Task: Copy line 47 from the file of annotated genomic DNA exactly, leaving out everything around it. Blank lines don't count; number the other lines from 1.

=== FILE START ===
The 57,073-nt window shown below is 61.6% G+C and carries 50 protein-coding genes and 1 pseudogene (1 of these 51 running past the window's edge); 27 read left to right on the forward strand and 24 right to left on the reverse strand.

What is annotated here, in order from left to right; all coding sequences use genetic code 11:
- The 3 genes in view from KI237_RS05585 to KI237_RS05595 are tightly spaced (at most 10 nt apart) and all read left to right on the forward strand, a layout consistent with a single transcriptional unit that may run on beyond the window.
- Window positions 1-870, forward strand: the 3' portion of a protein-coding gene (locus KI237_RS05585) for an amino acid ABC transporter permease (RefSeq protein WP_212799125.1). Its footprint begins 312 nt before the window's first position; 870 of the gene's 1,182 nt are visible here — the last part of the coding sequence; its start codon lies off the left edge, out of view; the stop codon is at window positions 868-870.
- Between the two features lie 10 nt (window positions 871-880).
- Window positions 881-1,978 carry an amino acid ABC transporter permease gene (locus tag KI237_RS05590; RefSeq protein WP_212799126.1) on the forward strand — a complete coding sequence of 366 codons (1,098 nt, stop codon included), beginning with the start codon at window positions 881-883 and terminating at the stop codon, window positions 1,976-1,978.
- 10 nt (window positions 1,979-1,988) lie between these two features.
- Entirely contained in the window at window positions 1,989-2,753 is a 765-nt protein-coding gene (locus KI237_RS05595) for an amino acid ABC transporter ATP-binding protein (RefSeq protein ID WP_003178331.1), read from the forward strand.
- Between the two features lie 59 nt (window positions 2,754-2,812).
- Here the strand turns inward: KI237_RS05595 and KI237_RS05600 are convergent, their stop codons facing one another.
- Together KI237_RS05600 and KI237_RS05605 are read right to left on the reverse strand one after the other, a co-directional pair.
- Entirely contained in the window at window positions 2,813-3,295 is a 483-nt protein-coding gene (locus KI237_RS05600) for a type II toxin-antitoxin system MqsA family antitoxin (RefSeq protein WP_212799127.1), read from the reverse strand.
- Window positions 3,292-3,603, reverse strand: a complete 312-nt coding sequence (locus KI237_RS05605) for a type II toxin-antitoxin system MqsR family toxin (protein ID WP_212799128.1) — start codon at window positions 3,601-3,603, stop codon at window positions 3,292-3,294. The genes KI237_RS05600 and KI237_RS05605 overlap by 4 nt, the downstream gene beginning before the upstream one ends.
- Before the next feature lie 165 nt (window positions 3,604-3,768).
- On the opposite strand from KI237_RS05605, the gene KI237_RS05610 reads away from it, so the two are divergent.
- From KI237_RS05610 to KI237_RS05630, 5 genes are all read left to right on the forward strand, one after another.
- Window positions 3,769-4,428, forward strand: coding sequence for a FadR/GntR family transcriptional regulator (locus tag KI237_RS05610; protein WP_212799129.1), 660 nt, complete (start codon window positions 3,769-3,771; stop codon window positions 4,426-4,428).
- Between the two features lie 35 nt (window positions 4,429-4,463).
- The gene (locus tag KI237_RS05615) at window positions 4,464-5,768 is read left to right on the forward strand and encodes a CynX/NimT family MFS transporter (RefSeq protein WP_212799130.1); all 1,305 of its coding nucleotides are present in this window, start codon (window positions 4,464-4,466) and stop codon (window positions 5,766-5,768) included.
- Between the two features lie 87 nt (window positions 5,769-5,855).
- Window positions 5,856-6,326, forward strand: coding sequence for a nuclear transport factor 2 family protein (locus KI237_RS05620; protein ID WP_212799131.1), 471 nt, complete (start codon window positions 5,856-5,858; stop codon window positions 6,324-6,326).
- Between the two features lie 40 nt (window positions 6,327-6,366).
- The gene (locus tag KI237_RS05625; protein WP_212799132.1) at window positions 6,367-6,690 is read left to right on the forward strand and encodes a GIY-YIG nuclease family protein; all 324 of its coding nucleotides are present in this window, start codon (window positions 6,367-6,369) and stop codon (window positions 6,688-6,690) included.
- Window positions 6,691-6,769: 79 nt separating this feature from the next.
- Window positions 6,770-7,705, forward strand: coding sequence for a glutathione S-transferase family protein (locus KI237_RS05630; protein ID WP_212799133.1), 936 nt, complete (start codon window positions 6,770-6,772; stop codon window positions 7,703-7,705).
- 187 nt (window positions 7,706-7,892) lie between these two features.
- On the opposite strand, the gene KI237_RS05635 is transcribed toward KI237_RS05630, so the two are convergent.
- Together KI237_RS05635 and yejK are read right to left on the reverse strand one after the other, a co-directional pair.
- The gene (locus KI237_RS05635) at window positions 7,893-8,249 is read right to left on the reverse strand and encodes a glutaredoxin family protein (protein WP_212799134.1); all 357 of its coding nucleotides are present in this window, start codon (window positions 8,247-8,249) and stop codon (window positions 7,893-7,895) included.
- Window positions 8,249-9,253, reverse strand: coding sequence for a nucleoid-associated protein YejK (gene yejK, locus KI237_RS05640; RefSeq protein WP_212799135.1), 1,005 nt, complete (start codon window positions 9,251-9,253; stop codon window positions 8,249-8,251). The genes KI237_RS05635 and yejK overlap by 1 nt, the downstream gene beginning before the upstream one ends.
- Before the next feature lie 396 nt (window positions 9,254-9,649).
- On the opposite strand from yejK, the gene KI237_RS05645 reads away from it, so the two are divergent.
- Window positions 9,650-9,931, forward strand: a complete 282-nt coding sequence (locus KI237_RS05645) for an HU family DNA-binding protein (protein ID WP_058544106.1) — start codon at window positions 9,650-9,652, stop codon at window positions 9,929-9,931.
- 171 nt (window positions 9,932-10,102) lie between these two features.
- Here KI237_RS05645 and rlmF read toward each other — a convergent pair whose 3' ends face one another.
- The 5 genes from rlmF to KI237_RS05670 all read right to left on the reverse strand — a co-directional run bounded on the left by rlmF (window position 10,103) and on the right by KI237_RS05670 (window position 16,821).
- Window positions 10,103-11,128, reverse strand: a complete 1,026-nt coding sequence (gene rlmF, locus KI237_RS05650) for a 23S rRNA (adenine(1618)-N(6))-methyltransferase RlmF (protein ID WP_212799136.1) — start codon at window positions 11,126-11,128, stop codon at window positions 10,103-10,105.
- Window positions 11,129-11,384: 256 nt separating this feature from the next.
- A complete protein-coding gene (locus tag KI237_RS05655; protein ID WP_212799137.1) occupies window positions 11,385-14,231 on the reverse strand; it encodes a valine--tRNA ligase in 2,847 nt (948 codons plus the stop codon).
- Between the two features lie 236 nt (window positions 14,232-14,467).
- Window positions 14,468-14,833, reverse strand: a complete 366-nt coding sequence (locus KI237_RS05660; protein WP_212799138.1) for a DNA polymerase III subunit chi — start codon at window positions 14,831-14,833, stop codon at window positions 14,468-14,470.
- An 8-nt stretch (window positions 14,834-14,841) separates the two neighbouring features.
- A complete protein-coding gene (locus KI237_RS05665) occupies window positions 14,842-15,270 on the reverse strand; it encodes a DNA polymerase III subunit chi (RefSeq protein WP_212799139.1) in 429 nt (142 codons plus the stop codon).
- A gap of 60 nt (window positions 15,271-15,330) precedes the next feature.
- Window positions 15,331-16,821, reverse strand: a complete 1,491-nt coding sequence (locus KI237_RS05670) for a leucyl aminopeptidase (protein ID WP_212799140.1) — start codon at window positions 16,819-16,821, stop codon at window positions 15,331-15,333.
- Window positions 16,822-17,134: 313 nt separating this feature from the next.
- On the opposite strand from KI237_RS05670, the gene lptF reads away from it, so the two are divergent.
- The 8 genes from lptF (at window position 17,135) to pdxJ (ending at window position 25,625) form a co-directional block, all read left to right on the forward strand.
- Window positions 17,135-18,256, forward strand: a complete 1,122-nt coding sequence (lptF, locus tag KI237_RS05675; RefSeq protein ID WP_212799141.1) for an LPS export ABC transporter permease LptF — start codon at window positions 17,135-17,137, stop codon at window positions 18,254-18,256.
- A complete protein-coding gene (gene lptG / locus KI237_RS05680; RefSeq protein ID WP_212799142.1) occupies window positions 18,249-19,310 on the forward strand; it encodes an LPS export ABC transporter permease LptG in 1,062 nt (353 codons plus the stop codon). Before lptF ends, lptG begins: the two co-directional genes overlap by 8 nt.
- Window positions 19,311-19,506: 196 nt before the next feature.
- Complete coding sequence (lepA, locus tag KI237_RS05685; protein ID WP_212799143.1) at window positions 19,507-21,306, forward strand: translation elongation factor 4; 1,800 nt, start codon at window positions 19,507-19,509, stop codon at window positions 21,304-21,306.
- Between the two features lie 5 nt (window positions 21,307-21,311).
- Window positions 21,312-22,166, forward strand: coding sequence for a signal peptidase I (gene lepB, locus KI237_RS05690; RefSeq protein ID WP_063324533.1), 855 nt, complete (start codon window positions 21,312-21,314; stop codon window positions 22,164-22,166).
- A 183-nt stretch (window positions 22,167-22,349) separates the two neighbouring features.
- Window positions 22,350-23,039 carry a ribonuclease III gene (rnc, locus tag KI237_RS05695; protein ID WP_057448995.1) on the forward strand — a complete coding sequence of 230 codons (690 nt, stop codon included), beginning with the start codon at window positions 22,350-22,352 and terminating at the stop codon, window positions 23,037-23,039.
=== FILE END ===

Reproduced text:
- On the opposite strand from KI237_RS05670, the gene lptF reads away from it, so the two are divergent.